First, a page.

Figuring out the number of days between two dates is counted as the trouble-free calculation as compared to others. To calculate the value, just one method is available to practice. That’s why you don’t have to worry about remembering different formulas.

In the example given above, two different dates are shown in A2 and A3 cells. The difference between these two values is 802 days, which is also given at the right. For calculating the same value, Excel always provides multiple methods as per your needs and interests.

In the first formula, you can see an easy subtraction function, which is of two dates, A3 – A2. You don’t need to tell Excel about dates as it is already mature enough to understand the values. That’s why it simply subtracts the number of days between two dates. Furthermore, you can use the function DAYS.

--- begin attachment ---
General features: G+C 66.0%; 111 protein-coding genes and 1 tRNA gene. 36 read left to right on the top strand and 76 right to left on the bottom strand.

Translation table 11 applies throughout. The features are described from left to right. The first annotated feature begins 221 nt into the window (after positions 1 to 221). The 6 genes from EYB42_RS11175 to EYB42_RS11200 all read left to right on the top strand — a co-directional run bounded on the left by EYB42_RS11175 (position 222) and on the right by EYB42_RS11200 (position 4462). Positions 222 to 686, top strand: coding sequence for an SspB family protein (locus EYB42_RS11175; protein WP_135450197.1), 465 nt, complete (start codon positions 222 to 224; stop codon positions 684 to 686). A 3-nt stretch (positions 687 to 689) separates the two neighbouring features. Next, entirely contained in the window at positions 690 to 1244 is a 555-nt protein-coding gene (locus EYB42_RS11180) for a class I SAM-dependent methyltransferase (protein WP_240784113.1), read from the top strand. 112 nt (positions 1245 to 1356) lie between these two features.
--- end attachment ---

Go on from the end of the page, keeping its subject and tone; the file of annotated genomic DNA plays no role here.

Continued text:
**=DAYS(A3, A2)**

In this function, you will see two arguments working, the start date and the end date. The resulting value will be a negative number in case you switch the dates in the formula. As mentioned earlier, DATEDIF is another feasible way to practice.

**=DATEDIF (A2, A3, “D”) **

While typing the formula, you will notice that Excel will not suggest anything for the fields. That’s why you have to be prepared for it beforehand.

**Calculate Months Between Two Dates**

Well, you may count it as one of the touchy calculations because of the number of months. It always depends on how you count the month whether it is a whole month or a partial month. Talking about calculating months between two dates, Excel has a MONTHS function in Excel. However, it is not extensive because it allows calculating the month only and not the year.